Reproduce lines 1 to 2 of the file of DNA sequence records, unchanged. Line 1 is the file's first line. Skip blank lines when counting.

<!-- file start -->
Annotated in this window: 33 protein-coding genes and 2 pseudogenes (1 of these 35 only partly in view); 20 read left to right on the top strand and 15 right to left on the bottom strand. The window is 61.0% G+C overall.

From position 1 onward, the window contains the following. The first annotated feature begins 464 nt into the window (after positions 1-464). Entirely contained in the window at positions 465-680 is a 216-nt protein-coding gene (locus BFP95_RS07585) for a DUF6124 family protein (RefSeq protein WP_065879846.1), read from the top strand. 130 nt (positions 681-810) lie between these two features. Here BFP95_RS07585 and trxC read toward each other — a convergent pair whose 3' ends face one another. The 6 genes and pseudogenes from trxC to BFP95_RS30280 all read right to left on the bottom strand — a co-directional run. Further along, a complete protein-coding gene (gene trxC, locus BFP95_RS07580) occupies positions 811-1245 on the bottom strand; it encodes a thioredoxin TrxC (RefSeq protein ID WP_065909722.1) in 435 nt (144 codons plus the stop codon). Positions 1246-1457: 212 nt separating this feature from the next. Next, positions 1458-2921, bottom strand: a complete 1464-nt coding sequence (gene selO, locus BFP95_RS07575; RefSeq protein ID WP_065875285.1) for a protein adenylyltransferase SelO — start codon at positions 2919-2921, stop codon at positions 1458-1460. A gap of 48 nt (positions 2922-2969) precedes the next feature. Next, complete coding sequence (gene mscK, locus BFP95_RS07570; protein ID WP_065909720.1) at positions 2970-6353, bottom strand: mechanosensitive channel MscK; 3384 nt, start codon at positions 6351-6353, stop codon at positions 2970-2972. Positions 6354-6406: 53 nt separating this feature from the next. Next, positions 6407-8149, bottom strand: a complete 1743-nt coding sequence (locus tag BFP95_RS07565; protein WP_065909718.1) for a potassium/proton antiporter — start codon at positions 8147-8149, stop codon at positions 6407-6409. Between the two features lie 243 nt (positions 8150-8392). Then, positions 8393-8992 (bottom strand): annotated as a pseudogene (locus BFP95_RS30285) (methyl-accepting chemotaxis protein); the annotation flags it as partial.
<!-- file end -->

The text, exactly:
Annotated in this window: 33 protein-coding genes and 2 pseudogenes (1 of these 35 only partly in view); 20 read left to right on the top strand and 15 right to left on the bottom strand. The window is 61.0% G+C overall.

From position 1 onward, the window contains the following. The first annotated feature begins 464 nt into the window (after positions 1-464). Entirely contained in the window at positions 465-680 is a 216-nt protein-coding gene (locus BFP95_RS07585) for a DUF6124 family protein (RefSeq protein WP_065879846.1), read from the top strand. 130 nt (positions 681-810) lie between these two features. Here BFP95_RS07585 and trxC read toward each other — a convergent pair whose 3' ends face one another. The 6 genes and pseudogenes from trxC to BFP95_RS30280 all read right to left on the bottom strand — a co-directional run. Further along, a complete protein-coding gene (gene trxC, locus BFP95_RS07580) occupies positions 811-1245 on the bottom strand; it encodes a thioredoxin TrxC (RefSeq protein ID WP_065909722.1) in 435 nt (144 codons plus the stop codon). Positions 1246-1457: 212 nt separating this feature from the next. Next, positions 1458-2921, bottom strand: a complete 1464-nt coding sequence (gene selO, locus BFP95_RS07575; RefSeq protein ID WP_065875285.1) for a protein adenylyltransferase SelO — start codon at positions 2919-2921, stop codon at positions 1458-1460. A gap of 48 nt (positions 2922-2969) precedes the next feature. Next, complete coding sequence (gene mscK, locus BFP95_RS07570; protein ID WP_065909720.1) at positions 2970-6353, bottom strand: mechanosensitive channel MscK; 3384 nt, start codon at positions 6351-6353, stop codon at positions 2970-2972. Positions 6354-6406: 53 nt separating this feature from the next. Next, positions 6407-8149, bottom strand: a complete 1743-nt coding sequence (locus tag BFP95_RS07565; protein WP_065909718.1) for a potassium/proton antiporter — start codon at positions 8147-8149, stop codon at positions 6407-6409. Between the two features lie 243 nt (positions 8150-8392). Then, positions 8393-8992 (bottom strand): annotated as a pseudogene (locus BFP95_RS30285) (methyl-accepting chemotaxis protein); the annotation flags it as partial.